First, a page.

Rising Market Prices on the Supply Demand for Gas

The United States gasoline prices have been fluctuated from $3. 40 a gallon to $3. 60 in the last few months. As of July 20, 2013 the average fuel prices which is nationwide use to be $3. 63 per gallon has rising up from $3. 48 cents a gallon, which was a week apart. The recent rise in gas price have some drivers wondering if the gas price will soon be up to $4. 00 a gallon by the end of this summer. The Crude oil prices have shot up partially because of the political unrest in Egypt.

Since the county is not a major producer, but there is, a concern that there may be a serious violence could result in the Suez Canal that is one of the important routes for oil shipping stop from us. If this happens, the effect of investors will unwind the speculative trades in oil and may cause our gas prices to rise up to a higher cost than what it is now. To me this will be hard to grasp since we depend up gas for all our every day use one way or another. (Wrigley, S, Hess A E. M s, and, Sauter M B, (2013) Gas Prices Expecting another Surge Soon

With the rising price for crude oil and the fall in the U. S. supplies is causing the wholesale prices on gas to rise up sharply and there has not yet been any fully reflect on the retail level yet. The prices at our gas pumps has increase by 7 cents compared to the last week of the national average, which was $3. 55 a gallon may climb 15 to 20 cents higher than the average price now. Only a year ago, the national average cost of gas at the pumps was just $3. 38. “It is getting ugly” (Patrick DeHaan, Senior Analyst for Gas Buddy,(2013) .

This was thought to be because of the political problems in Egypt are what is driving up the crude oil prices, but there also where a sharp drop in oil supplies in the last two weeks. This will be coming during the time when the demand is at its annual peak in July. Egypt is not one of our major oil suppliers, but because of the ongoing political woes that is threaten Middle Eastern shipments. This had been the catalyst behind the reason of why the crude oil prices are rising to 15 cents higher. For Benchmark West Texas, their crude oil has climbed from $1. 26 to $106. 7 for a barrel on the New York mercantile exchange in July. This makes the whole sale price to go from 30 cents to 60 a gallon in some market since June causing a surged of nearly 10 cents to increase to $3. 12 a gallon for mid- August delivery on speculation that the supplies may continue to slide. So topically, our pump prices are going to be about 75 cents higher than what the wholesale levels. This year the gas prices have gyrated for most of this year with the rising average of $3. 39 a gallon from the start in February of 2013, then fell to $3. 47 a gallon in a week.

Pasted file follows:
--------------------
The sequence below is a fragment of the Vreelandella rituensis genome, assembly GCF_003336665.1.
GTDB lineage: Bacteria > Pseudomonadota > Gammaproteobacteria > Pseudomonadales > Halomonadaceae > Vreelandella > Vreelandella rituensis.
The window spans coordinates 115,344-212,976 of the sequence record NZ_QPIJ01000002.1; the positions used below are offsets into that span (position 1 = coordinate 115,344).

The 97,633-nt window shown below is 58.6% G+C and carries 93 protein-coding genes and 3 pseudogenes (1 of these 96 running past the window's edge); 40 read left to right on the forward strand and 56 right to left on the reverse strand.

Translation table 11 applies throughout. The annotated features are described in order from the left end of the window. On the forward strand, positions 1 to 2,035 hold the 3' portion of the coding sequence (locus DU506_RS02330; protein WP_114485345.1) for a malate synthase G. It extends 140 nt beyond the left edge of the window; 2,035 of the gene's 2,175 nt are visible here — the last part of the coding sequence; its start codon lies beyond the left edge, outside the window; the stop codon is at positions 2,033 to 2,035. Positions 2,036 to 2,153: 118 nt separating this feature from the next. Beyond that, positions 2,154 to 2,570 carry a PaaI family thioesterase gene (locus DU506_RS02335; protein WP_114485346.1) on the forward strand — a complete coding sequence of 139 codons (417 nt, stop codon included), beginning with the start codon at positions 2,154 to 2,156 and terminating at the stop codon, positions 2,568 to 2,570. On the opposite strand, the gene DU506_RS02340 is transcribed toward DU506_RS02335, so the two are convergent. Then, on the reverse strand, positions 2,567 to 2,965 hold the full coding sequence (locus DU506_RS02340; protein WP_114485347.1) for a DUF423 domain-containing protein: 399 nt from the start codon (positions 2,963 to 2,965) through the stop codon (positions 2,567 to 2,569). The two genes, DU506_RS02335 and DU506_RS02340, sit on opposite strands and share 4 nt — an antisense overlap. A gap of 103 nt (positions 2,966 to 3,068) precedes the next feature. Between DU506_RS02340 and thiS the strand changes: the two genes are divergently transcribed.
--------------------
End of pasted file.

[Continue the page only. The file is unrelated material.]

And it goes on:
In some regions, which are the Midwest, there were a disrupted cause by the oil refinery outrages and have extended maintenances, making our prices to surge up to $4. 25 a gallon. Higher Gas Prices Boost Consumer Inflation In market prices, we have huge demand for gas and this makes us to have to pay a higher cost for gas. This would be a big demand in supply, because we need gas to travel, in order to get to and from work. The schools would need gas or diesel in order to be able to operate their buses to pick up our children for school. Our ambulances’ need gas in order to run their ambulances to where ever there is a need of an emergency.

In addition, our airplane needs gas to fly their planes, and trains will need fuel to operate their train, etc. I think that this is the world’s greatest demand for supply and is a steady increase in prices and there is no other way around it in the near future. On US TODAY NEWS WEB SITE http://www. usatoday. com/money/ , Washington Associated Press (AP) in July 16 2013 news report, “stated that the consumer prices has risen 0. 5% in June that most of the increase would be coming in June with a higher price increase at our gas pumps for gas.


The Associated Press (2013) retrieved from http://www.usatoday.com/money/

USA TODAY, Strauss, G., (2013) http://www.usatoday.com/story/money/2013/07/11/summer-gas-prices-heating-up-again/2508727/

Weigley, S., Hess A. E.M, and. Sauter, M. B (2013) retrieved from, http://www.usatoday.com/story/money/personalfinance/2013/07/20/states-with-the-most-expensive-gas/2530247/

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